This year our federal tax forms are incredibly confusing, but it's not the IRS's fault, and it's not something that is going to be solved with the latest regressive "flat tax" plan. Rather, this year's tax filing confusion is caused by the previous Congress, which in the months before the Republicans lost power, procrastinated as long as possible before extending several tax deductions and credits. At that point it was too late for the IRS to include these deductions and credits on the tax forms, which were already printed and distributed. (To be honest, Citizens for Tax Justice has never been fond of these particular tax provisions, the "tax extenders," but we'd rather they be enacted permanently or not at all, as opposed to having Congress revisit them every couple years and spending endless amounts of time that could be applied to more pressing matters.)

Let's say you have kids in college. The general instructions say that the tuition deduction is expired but may have been extended and refers you to the IRS's web site. The 1040 (printed and on-line) has nothing about the tuition deduction. If you go to the website and look under "What's Hot" you find not a word about the tuition deduction. If you search further you can find information about changes in tax laws that apply and you discover that to take the tuition deduction, you go to line 35, which is for something called the "domestic production activities deduction" and write a "T" on the line if you're taking the tuition deduction. If you happen to be taking the domestic production activities deduction and the tuition deduction, you write "B" on the line for "both." Similar instructions are given for those taking the educator expenses deduction, the DC first-time homebuyer credit and the state and local sales tax deduction.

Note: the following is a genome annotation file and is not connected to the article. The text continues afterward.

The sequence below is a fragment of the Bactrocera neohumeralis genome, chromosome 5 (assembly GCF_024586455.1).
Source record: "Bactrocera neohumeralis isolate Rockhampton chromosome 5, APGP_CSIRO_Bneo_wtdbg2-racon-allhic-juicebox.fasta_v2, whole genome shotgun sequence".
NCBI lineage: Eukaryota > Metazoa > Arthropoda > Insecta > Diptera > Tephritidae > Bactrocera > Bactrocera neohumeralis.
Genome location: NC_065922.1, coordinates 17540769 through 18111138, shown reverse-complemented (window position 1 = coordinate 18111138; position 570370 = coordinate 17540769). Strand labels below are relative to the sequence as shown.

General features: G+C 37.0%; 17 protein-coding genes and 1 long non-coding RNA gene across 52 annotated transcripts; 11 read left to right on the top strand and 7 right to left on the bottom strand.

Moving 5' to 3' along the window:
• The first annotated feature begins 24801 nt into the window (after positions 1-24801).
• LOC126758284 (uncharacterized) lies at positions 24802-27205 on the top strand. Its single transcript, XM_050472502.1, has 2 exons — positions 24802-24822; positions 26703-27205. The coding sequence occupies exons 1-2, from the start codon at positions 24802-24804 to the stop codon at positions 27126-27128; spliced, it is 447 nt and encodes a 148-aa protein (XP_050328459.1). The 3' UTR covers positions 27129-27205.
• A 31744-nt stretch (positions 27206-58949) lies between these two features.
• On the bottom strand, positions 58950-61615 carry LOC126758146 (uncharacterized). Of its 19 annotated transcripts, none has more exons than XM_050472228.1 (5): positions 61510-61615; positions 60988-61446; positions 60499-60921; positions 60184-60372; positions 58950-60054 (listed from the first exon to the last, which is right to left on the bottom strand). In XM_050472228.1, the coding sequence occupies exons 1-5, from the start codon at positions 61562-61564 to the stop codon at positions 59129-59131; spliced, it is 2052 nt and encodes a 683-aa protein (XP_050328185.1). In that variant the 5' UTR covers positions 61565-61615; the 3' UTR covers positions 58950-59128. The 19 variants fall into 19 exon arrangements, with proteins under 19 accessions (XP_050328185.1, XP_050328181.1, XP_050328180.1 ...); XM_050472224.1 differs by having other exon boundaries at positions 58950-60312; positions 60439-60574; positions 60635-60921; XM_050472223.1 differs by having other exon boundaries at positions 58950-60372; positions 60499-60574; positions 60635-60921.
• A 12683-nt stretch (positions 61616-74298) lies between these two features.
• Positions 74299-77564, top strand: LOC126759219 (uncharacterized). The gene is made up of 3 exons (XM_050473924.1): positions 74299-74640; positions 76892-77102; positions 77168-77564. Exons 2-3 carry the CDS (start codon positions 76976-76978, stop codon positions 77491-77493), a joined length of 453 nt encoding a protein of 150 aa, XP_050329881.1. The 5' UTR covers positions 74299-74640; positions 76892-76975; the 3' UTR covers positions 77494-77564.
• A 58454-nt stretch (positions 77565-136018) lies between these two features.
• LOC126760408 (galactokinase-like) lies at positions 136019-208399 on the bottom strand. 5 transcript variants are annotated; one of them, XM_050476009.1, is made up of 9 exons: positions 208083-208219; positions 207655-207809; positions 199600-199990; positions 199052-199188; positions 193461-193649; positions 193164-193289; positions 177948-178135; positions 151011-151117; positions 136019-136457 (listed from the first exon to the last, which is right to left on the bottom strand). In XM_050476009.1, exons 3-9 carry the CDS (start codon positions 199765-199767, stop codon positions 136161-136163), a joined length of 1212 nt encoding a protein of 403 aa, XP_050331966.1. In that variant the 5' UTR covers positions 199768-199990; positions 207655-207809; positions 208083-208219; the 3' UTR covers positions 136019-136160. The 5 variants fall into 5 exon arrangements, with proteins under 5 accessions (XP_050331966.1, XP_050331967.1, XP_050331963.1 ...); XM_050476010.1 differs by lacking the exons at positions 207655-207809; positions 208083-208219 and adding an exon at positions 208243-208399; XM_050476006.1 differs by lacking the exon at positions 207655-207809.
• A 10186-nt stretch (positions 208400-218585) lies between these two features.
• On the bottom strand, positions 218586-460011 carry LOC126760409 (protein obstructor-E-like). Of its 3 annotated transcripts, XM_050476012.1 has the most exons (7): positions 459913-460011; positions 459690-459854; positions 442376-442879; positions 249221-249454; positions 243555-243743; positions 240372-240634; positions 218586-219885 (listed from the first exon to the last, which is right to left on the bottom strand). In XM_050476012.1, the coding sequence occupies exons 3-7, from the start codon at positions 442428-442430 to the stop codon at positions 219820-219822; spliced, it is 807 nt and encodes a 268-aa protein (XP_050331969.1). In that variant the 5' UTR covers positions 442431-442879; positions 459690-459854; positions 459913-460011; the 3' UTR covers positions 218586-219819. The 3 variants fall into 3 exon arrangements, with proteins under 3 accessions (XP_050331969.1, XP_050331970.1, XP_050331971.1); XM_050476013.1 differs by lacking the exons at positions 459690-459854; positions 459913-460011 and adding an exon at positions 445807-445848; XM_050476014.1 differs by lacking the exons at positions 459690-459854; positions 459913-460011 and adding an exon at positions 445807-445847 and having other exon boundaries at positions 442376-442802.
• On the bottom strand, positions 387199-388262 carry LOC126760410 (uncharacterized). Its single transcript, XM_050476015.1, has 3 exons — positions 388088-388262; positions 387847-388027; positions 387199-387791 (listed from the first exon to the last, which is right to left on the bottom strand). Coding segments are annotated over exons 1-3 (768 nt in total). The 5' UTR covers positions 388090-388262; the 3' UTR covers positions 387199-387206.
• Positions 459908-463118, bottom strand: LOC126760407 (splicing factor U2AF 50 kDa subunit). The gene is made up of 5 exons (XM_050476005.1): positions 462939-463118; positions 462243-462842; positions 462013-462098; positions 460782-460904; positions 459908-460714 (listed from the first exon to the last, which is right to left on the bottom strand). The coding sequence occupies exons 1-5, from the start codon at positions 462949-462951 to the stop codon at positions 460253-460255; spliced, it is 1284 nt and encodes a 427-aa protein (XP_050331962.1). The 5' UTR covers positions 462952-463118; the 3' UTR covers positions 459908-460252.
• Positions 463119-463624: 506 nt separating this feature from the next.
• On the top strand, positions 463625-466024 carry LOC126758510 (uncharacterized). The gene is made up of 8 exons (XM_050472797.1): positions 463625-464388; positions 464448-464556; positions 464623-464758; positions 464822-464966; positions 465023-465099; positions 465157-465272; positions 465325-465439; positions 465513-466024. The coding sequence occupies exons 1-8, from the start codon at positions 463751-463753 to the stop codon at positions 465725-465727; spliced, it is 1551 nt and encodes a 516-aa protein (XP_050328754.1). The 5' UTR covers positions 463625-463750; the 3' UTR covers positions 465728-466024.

The good news is that this confusion could create support for tax reform and simplication. The bad news is that a lot of the plans peddled as "tax simplification" do not focus on simplification, but rather remove the progressive rates which have nothing to do with this confusion. (Tax tables are provided to tell you how much you actually owe after you work through all these deductions and credits). Our current President has persuaded Congress to enact six tax break bills in six years ... but none have simplified our tax code. Broad tax reform might be a good idea ... in 2009.

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